GT: How is Jake as a person?  How does he interact with his teammates, and with the community?  Does he have natural leadership abilities?

PV: I think so. I don't think he's extremely vocal, but he does his job. I think, with the way he prepares and the way he trains off the ice, the way he practices, that's what makes him a future pro. He's well-liked in the dressing room, and the guys like to be around him, but he gets in his zone, in his bubble when game time arrives, and they all respect that.

He's well-respected in the dressing room, first of all for what he brings on the ice, but also because he's a great person. The guys really like him

GT: You've had the opportunity to coach some outstanding junior goalies over the last few years -- Marc-Andre Fleury, Ondrej Pavelec and now Jake.  At this stage of his career, how does Jake compare to those other goalies at a similar point in their junior careers?

PV: Well, Marc-Andre Fleury was in a league of his own, like I'd never seen before. He was so ahead of his time, so fast. Pavelec is a big kid, and he's a great athlete as well. Jake is not as big as Ondrej was at the same time (in his junior career), but he's bigger than Marc-Andre. And he's not as fast as Fleury, but he's faster than Pavelec. They're all different, but they're all going to end up as good pros.

Marc-Andre Fleury is already a number one in the NHL, Ondrej Pavelec will be a number one, and Jake Allen will be a number one as well, I'm convinced. They're all going to be great goalies. Fleury proved himself, proved that he could bring his team to the Stanley Cup Finals, and I think Jake has that potential as well.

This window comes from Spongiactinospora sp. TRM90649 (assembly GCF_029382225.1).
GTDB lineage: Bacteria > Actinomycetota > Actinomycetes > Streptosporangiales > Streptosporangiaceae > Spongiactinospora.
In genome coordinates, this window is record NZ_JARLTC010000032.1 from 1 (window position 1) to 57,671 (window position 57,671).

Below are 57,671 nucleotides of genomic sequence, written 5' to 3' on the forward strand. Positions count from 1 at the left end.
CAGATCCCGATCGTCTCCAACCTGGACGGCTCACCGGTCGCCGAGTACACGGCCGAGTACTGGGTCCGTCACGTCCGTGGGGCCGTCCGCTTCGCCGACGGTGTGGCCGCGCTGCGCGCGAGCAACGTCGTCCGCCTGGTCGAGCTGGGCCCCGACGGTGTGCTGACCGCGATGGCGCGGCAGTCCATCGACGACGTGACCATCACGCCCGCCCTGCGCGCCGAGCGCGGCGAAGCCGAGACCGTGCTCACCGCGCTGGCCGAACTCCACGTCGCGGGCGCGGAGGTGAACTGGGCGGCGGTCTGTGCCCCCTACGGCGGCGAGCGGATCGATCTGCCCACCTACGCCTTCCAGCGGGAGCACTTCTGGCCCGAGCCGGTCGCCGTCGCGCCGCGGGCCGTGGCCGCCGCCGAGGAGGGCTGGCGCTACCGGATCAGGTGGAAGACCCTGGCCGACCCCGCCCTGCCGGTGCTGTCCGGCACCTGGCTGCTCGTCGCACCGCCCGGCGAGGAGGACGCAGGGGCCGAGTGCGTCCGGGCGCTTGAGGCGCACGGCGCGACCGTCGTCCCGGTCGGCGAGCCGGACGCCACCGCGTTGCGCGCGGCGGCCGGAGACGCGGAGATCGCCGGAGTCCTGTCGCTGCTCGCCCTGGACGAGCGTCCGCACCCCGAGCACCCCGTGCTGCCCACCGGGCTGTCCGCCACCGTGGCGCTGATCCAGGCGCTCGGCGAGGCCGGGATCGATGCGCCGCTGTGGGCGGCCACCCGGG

It's tough to compare the (three) goalies because they're all different in their ways, and in the way they play. But as far as what they can bring to a team, I see them all being in the same league.

GT: How would you describe Jake's playing style, and what goalie in the NHL, if any, would you compare Jake's style to?

PV: I don't think I could compare his playing style to anyone, to be honest with you. First of all, I'm not a goalie specialist; the way I see him is as a guy that competes.

His first job, of course, is to stop the puck, but he's also really good around the net, good at stopping the puck behind the net, setting up the breakout, just the little things. He's a patient goalie; he's going to stay up as long as he can, but if he has to go (down) to stop a puck, if there's a rebound or a deflection or something, he'll do it.

 I can't really comment on his style, because maybe I wouldn't say the right things, and that wouldn't be fair to Jake... all I can say is that he competes as much as anyone else, maybe more.

GT: After seeing where some of your previous goalies, most notably Fleury, have gone in their careers, what do you see as Jake's ultimate upside?

PV: His maturity, and his ability to deal with adversity, would be his greatest upside. When there's a bad goal (scored against him), or if something just isn't going as planned, he's got the ability to come back. And that ability, which is all mental, brings his game to another level.

When the game is on the line, we know we can count on him. We know he's going to be able to play when the pressure is really high, we know he's going to perform and bring his game to another level when it really counts. So it's his ability to perform when it really counts, and to perform under pressure, and to bounce back after a bad goal.

The mental part of his game is really what makes him special, on top of being a great athlete and having a great work ethic. His mental preparation, his mental strength and toughness, makes him superior to the average goalie.